NASA funded SpaceX Crew Dragon spacecraft development under a Commercial Crew Program contract to end dependency on buying seats aboard Russian spacecraft, and launch astronauts from American soil once again. The agency has not launched astronauts to the International Space Station (ISS) ever since the Space Shuttle was grounded in 2011. SpaceX made history when it launched NASA Astronauts Robert Behnken and Douglas Hurley to the space station on Saturday, May 30. A Falcon 9 rocket lifted off from the Kennedy Space Center’s Launch Pad 39A, propelling Dragon to orbit.
About nine years ago, Astronaut Hurley performed the last Space Shuttle mission launched from American soil, he left a United States flag at the space station. The flag flew on the first space shuttle flight in 1981 and the final one in 2011. The agency used the flag as an incentive to start a new space race and motivate aerospace companies to develop technology to conduct human missions launched from American soil. Whoever launched astronauts first, would win the flag. The agency detailed the purpose of the flag in 2011:
“The flag will remain displayed onboard the station until the next crew launched from the US retrieves it for return to Earth so that it can be carried by the first crew launched from the US on a journey of exploration beyond Earth orbit.”
So, this flag will be a treasure that could one day travel on future missions to the moon and Mars.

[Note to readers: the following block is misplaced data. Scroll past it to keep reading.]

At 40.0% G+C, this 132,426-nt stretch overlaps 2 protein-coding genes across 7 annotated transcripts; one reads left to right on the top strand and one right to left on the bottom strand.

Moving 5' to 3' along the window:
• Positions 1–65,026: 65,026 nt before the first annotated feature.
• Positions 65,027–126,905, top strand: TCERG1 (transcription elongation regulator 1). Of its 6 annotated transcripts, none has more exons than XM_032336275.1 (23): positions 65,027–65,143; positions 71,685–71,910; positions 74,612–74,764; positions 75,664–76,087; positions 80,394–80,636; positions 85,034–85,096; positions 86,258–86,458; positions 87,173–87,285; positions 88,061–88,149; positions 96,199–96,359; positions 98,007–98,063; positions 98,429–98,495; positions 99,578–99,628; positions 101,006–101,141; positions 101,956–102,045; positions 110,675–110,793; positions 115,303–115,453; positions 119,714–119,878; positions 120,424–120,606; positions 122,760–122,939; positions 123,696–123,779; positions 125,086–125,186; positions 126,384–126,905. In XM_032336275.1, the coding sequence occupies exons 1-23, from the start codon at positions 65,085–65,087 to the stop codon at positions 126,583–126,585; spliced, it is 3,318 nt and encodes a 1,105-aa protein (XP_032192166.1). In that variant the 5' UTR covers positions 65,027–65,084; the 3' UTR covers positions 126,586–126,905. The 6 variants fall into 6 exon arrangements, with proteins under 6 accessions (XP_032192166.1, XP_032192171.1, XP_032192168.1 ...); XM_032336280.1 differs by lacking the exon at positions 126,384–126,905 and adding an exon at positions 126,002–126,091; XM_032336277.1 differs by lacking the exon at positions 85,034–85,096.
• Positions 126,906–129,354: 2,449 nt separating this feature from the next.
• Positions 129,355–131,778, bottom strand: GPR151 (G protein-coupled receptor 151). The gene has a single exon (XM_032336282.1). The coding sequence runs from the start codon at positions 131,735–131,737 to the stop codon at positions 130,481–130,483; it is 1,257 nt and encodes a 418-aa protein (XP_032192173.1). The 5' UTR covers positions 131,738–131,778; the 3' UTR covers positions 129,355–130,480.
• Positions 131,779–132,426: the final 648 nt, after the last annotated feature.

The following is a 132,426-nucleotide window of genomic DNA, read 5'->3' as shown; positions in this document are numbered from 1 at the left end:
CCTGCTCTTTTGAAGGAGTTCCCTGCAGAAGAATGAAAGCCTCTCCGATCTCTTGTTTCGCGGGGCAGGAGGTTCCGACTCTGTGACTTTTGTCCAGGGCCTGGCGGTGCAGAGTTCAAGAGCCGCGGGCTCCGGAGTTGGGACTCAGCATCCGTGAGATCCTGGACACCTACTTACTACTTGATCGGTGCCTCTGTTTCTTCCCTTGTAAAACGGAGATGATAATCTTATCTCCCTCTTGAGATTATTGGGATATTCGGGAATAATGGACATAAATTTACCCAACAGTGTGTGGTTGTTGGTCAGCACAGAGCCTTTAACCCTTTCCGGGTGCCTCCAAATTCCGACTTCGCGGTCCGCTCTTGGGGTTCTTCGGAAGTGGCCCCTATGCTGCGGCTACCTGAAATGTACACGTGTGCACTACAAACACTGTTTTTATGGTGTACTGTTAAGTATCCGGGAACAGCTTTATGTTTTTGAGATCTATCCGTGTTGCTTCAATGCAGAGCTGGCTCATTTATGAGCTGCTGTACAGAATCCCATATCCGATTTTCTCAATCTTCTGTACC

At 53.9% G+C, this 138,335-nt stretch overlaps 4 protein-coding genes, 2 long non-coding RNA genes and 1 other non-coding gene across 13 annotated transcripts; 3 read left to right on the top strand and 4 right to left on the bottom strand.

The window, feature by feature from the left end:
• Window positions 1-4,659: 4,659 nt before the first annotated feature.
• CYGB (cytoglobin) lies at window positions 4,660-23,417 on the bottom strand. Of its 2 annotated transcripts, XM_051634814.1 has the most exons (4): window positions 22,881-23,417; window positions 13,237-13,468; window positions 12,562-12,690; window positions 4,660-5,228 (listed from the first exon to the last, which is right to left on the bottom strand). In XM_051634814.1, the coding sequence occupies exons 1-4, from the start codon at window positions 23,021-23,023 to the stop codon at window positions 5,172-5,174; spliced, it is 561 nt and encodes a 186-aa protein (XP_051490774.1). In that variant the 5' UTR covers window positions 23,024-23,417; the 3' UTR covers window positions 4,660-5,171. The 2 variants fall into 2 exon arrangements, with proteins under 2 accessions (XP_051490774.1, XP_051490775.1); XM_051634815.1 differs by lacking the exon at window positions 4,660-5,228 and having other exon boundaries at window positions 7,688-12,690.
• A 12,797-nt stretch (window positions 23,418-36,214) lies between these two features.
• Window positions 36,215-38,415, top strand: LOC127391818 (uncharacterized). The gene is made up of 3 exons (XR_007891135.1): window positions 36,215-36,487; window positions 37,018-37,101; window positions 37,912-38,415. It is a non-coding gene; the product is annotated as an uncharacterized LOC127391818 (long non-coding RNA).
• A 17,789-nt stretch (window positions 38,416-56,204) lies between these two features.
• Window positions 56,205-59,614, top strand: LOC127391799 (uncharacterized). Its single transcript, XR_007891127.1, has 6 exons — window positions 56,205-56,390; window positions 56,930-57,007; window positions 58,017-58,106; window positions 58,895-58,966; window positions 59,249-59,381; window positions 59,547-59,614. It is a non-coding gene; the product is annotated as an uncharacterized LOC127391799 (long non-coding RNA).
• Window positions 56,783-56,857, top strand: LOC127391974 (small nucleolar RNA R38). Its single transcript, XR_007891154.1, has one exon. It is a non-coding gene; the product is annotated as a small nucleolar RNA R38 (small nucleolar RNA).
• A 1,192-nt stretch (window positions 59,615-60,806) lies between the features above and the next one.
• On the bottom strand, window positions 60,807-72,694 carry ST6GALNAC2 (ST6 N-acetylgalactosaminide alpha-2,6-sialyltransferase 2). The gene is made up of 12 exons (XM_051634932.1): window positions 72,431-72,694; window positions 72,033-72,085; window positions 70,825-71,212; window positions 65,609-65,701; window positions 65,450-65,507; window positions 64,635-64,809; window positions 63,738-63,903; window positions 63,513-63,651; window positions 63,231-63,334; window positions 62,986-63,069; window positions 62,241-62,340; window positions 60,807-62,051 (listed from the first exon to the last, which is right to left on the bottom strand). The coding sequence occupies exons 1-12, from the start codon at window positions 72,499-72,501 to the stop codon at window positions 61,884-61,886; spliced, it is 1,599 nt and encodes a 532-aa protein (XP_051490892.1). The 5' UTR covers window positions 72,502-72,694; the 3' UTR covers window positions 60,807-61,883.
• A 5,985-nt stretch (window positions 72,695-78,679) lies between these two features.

SpaceX founder Elon Musk, tweeted in 2011 after the final Space Shuttle retired – “SpaceX commencing flag capturing sequence…” Yesterday, as the astronauts arrived at ISS aboard SpaceX’s Dragon spacecraft Musk shared the post, captioned: “Nine years later”
The flag is very special to Hurley because he was who left it there almost a decade ago. “Brought home by same person who placed it there almost a decade ago,” Musk noted via Twitter.
In a press conference from space early today, June 1, Hurley said the flag represents the hard work of thousands of NASA and SpaceX teams who helped reignite the new era of human spaceflight in the United States. Hurley showed off the flag to the audience via NASA TV, which now features a note from NASA Astronaut Chris Cassidy, who was already working at the station, the note reads: “Do not forget to take with Crew Dragon.” (video below)
“You can bet we will take it with us when we depart back to Earth,” said Hurley, floating in zero gravity alongside Dragon crewmate Behnken. “We are lucky enough to be able to take it home with us,” he added. Astronaut Hurley will bring the flag to Earth aboard Dragon upon mission completion –
“Congratulations, SpaceX, you got the flag!”
“It’s awe-inspiring for all of us,” SpaceX manager Benji Reed told the astronauts via video call from SpaceX headquarters in Hawthorne, California. Reed asked the astronauts how their ride during liftoff went. Hurley shared he could feel when the rocket broke the sound barrier and felt like “driving fast, very fast on a gravel road.”
To celebrate the Class of 2020, SpaceX and NASA invited students from around the world to submit their photo to fly alongside astronauts aboard Dragon. All photos are printed in a mosaic of Earth. During today’s NASA TV live broadcast from the space station, the astronauts congratulated the Class of 2020 students by presenting the poster that is now at the orbiting laboratory (video above). “When Behnken & Hurley launched to the Space Station on the SpaceX Dragon Endeavour, they brought a mosaic of Earth with 90,000 pictures of recent graduates,” NASA announced.